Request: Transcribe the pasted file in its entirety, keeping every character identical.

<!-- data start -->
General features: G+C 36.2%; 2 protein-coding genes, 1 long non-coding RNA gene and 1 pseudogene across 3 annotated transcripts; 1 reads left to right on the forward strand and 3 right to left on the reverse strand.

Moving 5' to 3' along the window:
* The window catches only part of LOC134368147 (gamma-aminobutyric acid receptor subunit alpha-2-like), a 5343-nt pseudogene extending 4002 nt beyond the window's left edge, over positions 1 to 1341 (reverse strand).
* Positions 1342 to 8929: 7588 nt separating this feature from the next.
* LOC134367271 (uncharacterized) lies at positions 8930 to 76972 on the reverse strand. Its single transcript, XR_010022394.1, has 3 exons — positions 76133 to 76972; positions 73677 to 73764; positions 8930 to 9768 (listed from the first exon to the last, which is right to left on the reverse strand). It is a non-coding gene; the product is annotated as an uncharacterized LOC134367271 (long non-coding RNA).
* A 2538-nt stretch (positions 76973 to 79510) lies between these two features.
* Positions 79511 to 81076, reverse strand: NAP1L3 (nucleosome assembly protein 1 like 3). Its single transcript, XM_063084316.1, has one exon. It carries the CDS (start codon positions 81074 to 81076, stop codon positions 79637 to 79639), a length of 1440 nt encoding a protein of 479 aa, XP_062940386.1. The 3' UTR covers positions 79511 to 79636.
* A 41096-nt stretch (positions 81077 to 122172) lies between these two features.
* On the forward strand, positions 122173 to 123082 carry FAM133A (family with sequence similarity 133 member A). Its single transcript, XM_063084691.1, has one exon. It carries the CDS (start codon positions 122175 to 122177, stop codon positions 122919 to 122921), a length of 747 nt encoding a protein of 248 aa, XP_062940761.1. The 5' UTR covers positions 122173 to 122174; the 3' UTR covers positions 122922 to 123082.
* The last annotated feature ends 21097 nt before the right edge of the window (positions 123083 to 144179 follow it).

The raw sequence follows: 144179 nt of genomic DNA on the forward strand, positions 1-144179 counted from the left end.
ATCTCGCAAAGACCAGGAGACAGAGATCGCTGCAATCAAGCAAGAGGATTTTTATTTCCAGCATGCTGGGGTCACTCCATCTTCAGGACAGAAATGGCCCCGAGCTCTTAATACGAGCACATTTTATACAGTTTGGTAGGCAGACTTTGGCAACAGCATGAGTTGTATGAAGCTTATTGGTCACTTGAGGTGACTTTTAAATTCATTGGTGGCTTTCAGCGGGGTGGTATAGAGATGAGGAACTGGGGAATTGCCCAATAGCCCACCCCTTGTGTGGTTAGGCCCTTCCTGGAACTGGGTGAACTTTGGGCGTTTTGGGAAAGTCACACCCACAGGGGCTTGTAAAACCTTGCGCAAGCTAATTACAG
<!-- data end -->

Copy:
General features: G+C 36.2%; 2 protein-coding genes, 1 long non-coding RNA gene and 1 pseudogene across 3 annotated transcripts; 1 reads left to right on the forward strand and 3 right to left on the reverse strand.

Moving 5' to 3' along the window:
* The window catches only part of LOC134368147 (gamma-aminobutyric acid receptor subunit alpha-2-like), a 5343-nt pseudogene extending 4002 nt beyond the window's left edge, over positions 1 to 1341 (reverse strand).
* Positions 1342 to 8929: 7588 nt separating this feature from the next.
* LOC134367271 (uncharacterized) lies at positions 8930 to 76972 on the reverse strand. Its single transcript, XR_010022394.1, has 3 exons — positions 76133 to 76972; positions 73677 to 73764; positions 8930 to 9768 (listed from the first exon to the last, which is right to left on the reverse strand). It is a non-coding gene; the product is annotated as an uncharacterized LOC134367271 (long non-coding RNA).
* A 2538-nt stretch (positions 76973 to 79510) lies between these two features.
* Positions 79511 to 81076, reverse strand: NAP1L3 (nucleosome assembly protein 1 like 3). Its single transcript, XM_063084316.1, has one exon. It carries the CDS (start codon positions 81074 to 81076, stop codon positions 79637 to 79639), a length of 1440 nt encoding a protein of 479 aa, XP_062940386.1. The 3' UTR covers positions 79511 to 79636.
* A 41096-nt stretch (positions 81077 to 122172) lies between these two features.
* On the forward strand, positions 122173 to 123082 carry FAM133A (family with sequence similarity 133 member A). Its single transcript, XM_063084691.1, has one exon. It carries the CDS (start codon positions 122175 to 122177, stop codon positions 122919 to 122921), a length of 747 nt encoding a protein of 248 aa, XP_062940761.1. The 5' UTR covers positions 122173 to 122174; the 3' UTR covers positions 122922 to 123082.
* The last annotated feature ends 21097 nt before the right edge of the window (positions 123083 to 144179 follow it).

The raw sequence follows: 144179 nt of genomic DNA on the forward strand, positions 1-144179 counted from the left end.
ATCTCGCAAAGACCAGGAGACAGAGATCGCTGCAATCAAGCAAGAGGATTTTTATTTCCAGCATGCTGGGGTCACTCCATCTTCAGGACAGAAATGGCCCCGAGCTCTTAATACGAGCACATTTTATACAGTTTGGTAGGCAGACTTTGGCAACAGCATGAGTTGTATGAAGCTTATTGGTCACTTGAGGTGACTTTTAAATTCATTGGTGGCTTTCAGCGGGGTGGTATAGAGATGAGGAACTGGGGAATTGCCCAATAGCCCACCCCTTGTGTGGTTAGGCCCTTCCTGGAACTGGGTGAACTTTGGGCGTTTTGGGAAAGTCACACCCACAGGGGCTTGTAAAACCTTGCGCAAGCTAATTACAG